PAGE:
Jerusalem Review 2010
I've never been a great fan of actor Mark Rylance. The reasons are lost in the depths of time to the extent that I no longer remember what started it off in the first place. However, having seen him in 'Jerusalem', I have to say that the slate is now wiped clean and based on this performance, Rylance should be heading for awards along with playwright Jez Butterworth whose hilarious, yet deeply meaningful play has all the hallmarks of a modern classic.
Mark Rylance's character – Johnny 'Rooster' Byron - is not exactly an angel. He sells a wide variety of drugs to the local population – many of them still of school age. He breakfasts on milk and vodka, is not in the least abashed about seducing any of the local wives who might be available, and he largely ignores his young son. It's hardly the record of a saint. But yet you cannot help warming to a character who reels off stories about meeting up with giants as though talking about a local race meeting.
Rooster Byron lives in a caravan in the middle of a wood. A new estate is the focus of his hatred, but he's the one on the wrong end of the law as he's due to be evicted. Though he says he doesn't care, he also convinces us that he knows his time is up. He's surrounded by an odd assortment of characters who all, to some extent or other, feed on him.
It's always a little risky asking an audience to pay attention for 3 hours or so. But, with 'Jerusalem', the time speeds by to the extent that it's over almost in a flash. With an infectiously brilliant performance from Rylance, it's no wonder that the rest of the cast pull out all the stops to produce equally compelling characters of their own. Mackenzie Crook is the wannabe DJ, Ginger, who's been hanging out and partying with Rooster for more years than he can remember. Alan David is the slightly potty professor who doesn't know when he's been slipped acid, and Gerard Horan is the publican who in one instant is begging Rooster for drugs and the next minute banning him from his hostelry. But, to be fair, this is a fine ensemble cast all round, and there's ample room for everyone to shine, and they all do.
Ultz's design is a fitting canvas for this stunning play. Huge trees that you can almost hear growing surround the American-style caravan in which Rooster lives. The 'van is surrounded by sofas, fridges, and an old water tank that doubles as a wine cooler. Under the 'van, there's a chicken run with a live chicken in it, and a goldfish and a tortoise put in appearances.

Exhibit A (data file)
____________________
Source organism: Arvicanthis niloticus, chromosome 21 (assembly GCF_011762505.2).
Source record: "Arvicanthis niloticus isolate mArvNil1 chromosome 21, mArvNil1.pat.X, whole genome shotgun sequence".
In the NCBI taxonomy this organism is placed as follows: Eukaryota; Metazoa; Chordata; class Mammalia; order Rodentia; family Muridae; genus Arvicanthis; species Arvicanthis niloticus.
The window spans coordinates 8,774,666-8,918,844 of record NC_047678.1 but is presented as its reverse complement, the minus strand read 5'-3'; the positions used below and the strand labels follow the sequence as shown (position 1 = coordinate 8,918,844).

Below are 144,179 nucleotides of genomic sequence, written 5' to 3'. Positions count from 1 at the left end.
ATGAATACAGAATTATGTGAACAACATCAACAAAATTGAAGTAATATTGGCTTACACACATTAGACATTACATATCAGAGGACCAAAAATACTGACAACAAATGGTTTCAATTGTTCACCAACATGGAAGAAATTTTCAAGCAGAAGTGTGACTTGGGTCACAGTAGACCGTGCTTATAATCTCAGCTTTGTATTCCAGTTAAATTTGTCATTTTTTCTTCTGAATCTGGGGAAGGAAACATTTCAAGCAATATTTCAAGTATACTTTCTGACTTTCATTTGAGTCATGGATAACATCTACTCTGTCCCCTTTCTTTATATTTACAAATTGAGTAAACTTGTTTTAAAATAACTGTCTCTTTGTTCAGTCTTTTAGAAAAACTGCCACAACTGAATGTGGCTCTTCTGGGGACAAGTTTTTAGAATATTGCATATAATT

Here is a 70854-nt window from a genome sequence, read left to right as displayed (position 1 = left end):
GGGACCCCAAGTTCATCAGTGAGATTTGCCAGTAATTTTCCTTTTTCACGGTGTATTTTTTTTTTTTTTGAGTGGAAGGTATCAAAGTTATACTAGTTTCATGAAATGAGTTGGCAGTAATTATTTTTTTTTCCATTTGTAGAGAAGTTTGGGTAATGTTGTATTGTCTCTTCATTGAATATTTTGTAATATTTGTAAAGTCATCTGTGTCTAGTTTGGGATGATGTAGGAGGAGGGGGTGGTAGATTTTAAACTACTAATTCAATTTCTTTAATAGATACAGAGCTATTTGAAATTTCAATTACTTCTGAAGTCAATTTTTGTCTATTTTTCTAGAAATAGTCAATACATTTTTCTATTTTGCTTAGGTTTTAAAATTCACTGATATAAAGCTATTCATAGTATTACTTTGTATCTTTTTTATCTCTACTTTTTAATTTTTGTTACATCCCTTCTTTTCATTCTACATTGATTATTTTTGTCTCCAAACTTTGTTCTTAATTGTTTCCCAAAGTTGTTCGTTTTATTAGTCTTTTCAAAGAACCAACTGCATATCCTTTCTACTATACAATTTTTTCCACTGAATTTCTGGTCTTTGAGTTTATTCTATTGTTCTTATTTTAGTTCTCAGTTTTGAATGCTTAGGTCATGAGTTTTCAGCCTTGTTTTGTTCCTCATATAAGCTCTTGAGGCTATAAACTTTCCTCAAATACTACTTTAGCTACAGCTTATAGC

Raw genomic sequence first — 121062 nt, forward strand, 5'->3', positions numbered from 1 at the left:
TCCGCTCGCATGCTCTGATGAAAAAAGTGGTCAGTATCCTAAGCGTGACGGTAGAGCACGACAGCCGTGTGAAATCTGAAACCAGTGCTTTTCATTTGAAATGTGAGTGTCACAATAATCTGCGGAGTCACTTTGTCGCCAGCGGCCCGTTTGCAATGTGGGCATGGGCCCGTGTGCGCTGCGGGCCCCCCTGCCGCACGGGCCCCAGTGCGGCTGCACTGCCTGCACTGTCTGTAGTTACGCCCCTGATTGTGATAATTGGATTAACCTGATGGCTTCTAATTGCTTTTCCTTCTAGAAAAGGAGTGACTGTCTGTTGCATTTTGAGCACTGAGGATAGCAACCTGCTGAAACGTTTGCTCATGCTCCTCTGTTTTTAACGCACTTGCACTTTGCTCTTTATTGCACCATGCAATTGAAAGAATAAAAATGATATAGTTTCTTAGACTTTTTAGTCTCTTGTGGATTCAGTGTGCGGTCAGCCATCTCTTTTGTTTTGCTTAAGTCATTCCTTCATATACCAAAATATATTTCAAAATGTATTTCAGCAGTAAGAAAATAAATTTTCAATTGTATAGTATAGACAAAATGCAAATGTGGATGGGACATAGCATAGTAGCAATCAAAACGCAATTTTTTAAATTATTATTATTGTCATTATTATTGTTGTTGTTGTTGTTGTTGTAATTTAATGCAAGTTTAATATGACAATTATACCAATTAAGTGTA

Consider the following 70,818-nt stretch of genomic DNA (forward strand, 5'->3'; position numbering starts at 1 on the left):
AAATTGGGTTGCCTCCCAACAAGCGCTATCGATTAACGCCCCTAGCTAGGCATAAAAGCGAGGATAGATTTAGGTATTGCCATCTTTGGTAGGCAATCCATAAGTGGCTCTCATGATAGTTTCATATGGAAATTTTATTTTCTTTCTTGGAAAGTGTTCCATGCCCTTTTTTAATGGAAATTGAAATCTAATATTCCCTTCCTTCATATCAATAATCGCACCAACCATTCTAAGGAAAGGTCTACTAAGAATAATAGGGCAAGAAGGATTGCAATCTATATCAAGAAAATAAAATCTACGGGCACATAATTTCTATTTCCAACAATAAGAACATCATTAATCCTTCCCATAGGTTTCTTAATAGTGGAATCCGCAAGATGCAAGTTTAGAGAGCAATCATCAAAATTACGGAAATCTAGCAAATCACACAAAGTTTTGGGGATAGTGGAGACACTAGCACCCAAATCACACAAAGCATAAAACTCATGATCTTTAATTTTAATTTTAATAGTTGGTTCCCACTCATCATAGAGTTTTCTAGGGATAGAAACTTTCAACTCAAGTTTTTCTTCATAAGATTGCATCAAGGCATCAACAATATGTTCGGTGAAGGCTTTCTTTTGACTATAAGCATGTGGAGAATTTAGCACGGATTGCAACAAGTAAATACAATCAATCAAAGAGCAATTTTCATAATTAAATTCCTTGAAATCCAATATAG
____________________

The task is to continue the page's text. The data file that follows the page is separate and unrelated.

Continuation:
Underlying the success of this play is a very fine, model script by Jez Butterworth. The first act would have you believe that the play is basically a comedy, but by the beginning of the second act, the mood has already shifted as Rooster's eviction draws nearer, and menacing influences begin to enter the fray. Ian Rickson's direction is also superb. Pacey, but unhurried, Rickson has the confidence and ingenuity to let Mark Rylance display his immense talents and skills without crowding out the minor characters.
In a sense, 'Jerusalem' is a modern morality tale that speaks of lost communities, lost freedoms and lost opportunities. It's a condemnation of a society that forces us into compliance with rules and regulations – the 'health and safety' culture that has banished risk and inventiveness. Rooster is the man who provides escape from the drudgery of the tedious lives we've built for ourselves and the man everyone loves to be with while the party is in full swing. But, predictably, he's the one who pays the ultimate price and the play ends with him friendless and alone.
A tour de force from all concerned, you'll be kicking yourself for years to come if you don't see it.
"Even better than its award-laden, ecstatic publicity suggests...Rickson's cast are uniformly superb in all their cranky idiosyncracies. But Rylance is...in a league of his own."
Paul Taylor for The Independent
"Butterworth’s script shines with self-knowing wit and compassion. Rickson’s direction is so good that you don’t notice it: Jerusalem simply looks and feels like real life, but with all the boring bits taken out. A hilarious, enchanting, affecting evening. ."
Dominic Maxwell for The Times
"Jez Butterworth's play gains immeasurably from a second viewing. Like everyone else, I was mesmerised, on its first appearance at the Royal Court."
Michael Billington for The Guardian
"its astonishing star performance from Mark Rylance, knocked me for six when it opened at the Royal Court last summer. It has now transferred to the West End and seems as miraculously fresh, funny, moving and mysterious the second time around."
Charles Spencer for The Daily Telegraph
"Butterworth’s text remains digressive but within its baggy corpulence there’s a satisfying tautness, and its world view is refreshing, humane, touching and wickedly funny."
Henry Hitchings's for The Evening Standard